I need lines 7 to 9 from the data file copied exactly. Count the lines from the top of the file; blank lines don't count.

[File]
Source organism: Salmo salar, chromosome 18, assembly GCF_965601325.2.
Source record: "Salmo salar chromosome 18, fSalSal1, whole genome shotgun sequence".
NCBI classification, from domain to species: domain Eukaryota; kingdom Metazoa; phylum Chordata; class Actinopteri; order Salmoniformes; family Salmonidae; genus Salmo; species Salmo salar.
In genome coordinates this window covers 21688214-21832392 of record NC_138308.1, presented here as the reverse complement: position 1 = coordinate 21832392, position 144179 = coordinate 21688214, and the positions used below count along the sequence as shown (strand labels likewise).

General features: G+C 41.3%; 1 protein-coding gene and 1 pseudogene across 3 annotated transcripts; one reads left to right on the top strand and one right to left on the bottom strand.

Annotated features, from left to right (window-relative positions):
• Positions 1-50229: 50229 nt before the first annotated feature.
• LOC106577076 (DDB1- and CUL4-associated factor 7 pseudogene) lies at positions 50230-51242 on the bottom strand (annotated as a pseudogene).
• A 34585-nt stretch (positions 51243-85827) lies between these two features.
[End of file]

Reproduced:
• Positions 1-50229: 50229 nt before the first annotated feature.
• LOC106577076 (DDB1- and CUL4-associated factor 7 pseudogene) lies at positions 50230-51242 on the bottom strand (annotated as a pseudogene).
• A 34585-nt stretch (positions 51243-85827) lies between these two features.